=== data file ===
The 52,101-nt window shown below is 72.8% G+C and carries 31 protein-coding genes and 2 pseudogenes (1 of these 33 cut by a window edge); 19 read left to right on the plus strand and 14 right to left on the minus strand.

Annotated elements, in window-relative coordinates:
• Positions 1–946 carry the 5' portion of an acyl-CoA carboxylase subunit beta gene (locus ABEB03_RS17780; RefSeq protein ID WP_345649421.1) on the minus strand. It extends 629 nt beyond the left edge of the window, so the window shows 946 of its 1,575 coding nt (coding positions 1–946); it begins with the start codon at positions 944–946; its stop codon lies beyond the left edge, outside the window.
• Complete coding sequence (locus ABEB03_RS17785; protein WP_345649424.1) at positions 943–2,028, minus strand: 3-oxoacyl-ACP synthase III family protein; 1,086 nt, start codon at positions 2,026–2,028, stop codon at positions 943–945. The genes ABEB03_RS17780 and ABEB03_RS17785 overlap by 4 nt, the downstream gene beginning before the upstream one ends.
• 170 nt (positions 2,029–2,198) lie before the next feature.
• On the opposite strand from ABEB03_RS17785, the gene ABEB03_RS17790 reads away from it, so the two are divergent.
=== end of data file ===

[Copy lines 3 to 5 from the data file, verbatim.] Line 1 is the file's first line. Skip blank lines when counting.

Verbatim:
• Positions 1–946 carry the 5' portion of an acyl-CoA carboxylase subunit beta gene (locus ABEB03_RS17780; RefSeq protein ID WP_345649421.1) on the minus strand. It extends 629 nt beyond the left edge of the window, so the window shows 946 of its 1,575 coding nt (coding positions 1–946); it begins with the start codon at positions 944–946; its stop codon lies beyond the left edge, outside the window.
• Complete coding sequence (locus ABEB03_RS17785; protein WP_345649424.1) at positions 943–2,028, minus strand: 3-oxoacyl-ACP synthase III family protein; 1,086 nt, start codon at positions 2,026–2,028, stop codon at positions 943–945. The genes ABEB03_RS17780 and ABEB03_RS17785 overlap by 4 nt, the downstream gene beginning before the upstream one ends.
• 170 nt (positions 2,029–2,198) lie before the next feature.